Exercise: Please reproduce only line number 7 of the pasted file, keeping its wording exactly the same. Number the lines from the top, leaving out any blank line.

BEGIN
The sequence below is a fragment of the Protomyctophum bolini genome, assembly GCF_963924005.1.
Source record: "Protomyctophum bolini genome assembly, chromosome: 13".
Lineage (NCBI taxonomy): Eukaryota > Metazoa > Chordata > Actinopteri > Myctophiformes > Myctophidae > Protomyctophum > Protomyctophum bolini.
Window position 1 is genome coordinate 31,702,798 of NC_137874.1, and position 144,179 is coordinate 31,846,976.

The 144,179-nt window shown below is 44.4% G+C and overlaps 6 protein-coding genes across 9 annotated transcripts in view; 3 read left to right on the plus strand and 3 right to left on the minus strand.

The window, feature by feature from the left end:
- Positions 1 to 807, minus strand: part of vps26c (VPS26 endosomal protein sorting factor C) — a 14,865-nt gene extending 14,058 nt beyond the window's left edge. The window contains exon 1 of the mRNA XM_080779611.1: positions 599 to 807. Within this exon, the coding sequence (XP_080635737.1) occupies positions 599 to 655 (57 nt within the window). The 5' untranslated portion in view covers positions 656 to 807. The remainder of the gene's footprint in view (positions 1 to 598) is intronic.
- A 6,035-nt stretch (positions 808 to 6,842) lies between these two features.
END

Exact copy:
- Positions 1 to 807, minus strand: part of vps26c (VPS26 endosomal protein sorting factor C) — a 14,865-nt gene extending 14,058 nt beyond the window's left edge. The window contains exon 1 of the mRNA XM_080779611.1: positions 599 to 807. Within this exon, the coding sequence (XP_080635737.1) occupies positions 599 to 655 (57 nt within the window). The 5' untranslated portion in view covers positions 656 to 807. The remainder of the gene's footprint in view (positions 1 to 598) is intronic.